Fortress, BBC Micro

Fortress on the BBC Micro is a bland and overly-difficult Zaxxon clone written by Matthew Newman and first published by Pace in 1983.

The diagonal scrolling is juddery and the sprites are flickery, which don’t give a good first impression, but at least you can easily judge where your ship is in relation to the environment (mostly due to the shadow it casts on the ground). What Fortress doesn’t have much of is: variety and detail. It has some of the basics of Sega‘s famous coin-op, like the fuel containers, the walls, the rockets and the approaching enemy craft, but it lacks anything more. Worst of all it lacks finesse. It also plays too fast for my liking, has some dodgy collision detection, has a backwards and confusing fuel indicator, and the rate at which your fuel disappears is frighteningly unfair, all of which make the game far too frustrating to be fun in my opinion. Plus: the game is incredibly short, which is why it’s so difficult – the author made it that way so he could hide that fact.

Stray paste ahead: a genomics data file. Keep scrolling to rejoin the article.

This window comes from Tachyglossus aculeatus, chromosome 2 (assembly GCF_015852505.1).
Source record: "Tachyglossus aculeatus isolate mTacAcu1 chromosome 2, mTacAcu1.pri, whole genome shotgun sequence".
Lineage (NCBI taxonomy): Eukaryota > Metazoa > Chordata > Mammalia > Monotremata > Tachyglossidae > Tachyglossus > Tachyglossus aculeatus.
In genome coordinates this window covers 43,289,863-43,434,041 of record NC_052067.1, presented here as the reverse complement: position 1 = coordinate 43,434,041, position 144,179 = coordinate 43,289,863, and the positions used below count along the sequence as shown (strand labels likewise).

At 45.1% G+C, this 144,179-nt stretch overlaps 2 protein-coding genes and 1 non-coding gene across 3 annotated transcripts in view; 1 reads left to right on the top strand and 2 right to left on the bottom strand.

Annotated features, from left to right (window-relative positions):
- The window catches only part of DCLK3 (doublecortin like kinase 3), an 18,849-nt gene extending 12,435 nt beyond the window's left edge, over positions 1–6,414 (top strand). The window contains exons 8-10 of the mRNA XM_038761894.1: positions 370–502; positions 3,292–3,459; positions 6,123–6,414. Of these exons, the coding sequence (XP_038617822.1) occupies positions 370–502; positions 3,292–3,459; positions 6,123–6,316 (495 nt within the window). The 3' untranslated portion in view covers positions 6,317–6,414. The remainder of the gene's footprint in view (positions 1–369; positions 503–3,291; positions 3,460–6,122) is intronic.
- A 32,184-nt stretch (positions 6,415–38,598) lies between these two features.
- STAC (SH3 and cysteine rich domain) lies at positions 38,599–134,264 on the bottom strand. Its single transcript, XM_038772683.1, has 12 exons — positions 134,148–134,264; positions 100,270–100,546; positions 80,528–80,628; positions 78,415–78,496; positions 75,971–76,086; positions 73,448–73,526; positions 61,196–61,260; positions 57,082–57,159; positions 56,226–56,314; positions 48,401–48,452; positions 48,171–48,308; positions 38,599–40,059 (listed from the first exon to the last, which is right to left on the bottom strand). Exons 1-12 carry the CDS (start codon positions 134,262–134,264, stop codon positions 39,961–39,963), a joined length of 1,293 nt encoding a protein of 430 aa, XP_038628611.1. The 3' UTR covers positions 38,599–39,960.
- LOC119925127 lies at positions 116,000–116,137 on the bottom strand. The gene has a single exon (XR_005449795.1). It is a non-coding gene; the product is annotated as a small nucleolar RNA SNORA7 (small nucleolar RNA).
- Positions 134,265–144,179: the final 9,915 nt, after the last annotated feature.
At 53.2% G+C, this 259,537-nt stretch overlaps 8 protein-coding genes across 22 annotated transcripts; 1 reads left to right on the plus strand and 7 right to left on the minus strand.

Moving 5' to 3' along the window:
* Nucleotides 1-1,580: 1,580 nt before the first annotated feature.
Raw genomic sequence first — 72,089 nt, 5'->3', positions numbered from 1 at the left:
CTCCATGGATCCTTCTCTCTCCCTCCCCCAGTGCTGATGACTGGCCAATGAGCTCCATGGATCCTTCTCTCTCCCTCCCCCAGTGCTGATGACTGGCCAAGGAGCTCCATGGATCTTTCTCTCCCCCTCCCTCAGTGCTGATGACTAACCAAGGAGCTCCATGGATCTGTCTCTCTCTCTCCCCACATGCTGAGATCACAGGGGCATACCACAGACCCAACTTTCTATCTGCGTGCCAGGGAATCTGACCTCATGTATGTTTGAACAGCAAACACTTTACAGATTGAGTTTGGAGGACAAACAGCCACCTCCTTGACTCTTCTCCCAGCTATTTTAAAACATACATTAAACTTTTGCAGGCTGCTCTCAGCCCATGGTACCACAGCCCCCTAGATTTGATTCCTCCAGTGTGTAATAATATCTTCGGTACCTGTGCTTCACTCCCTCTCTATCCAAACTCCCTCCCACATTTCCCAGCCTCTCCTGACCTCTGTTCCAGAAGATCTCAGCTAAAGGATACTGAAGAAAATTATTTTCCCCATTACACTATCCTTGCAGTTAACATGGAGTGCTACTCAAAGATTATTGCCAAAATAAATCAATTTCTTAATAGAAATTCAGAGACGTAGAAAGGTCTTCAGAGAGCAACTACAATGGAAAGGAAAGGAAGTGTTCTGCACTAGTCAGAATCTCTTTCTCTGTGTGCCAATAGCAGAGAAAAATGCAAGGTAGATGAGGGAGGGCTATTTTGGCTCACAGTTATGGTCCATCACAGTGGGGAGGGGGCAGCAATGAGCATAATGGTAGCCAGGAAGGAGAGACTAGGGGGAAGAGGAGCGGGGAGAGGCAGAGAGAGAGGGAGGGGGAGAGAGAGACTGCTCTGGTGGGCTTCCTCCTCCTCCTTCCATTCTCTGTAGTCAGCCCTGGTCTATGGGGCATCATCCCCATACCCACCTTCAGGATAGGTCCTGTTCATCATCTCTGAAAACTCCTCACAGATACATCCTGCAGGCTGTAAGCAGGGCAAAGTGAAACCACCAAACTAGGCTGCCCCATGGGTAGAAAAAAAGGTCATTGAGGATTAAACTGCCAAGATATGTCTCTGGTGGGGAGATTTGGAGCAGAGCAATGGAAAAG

Early home computer arcade clones like Fortress do tend to be severely lacking, because the programmers usually lacked the experience to push the host system properly, or the foresight to add their own small details to make the game stand out. And Fortress is a good example of that.

You’ll have seen pretty much everything Fortress has to offer after just a few plays and the game becomes boring quickly. It’s not a game I would recommend on the BBC as it’s dated badly and doesn’t offer much in terms of enjoyment or playability.

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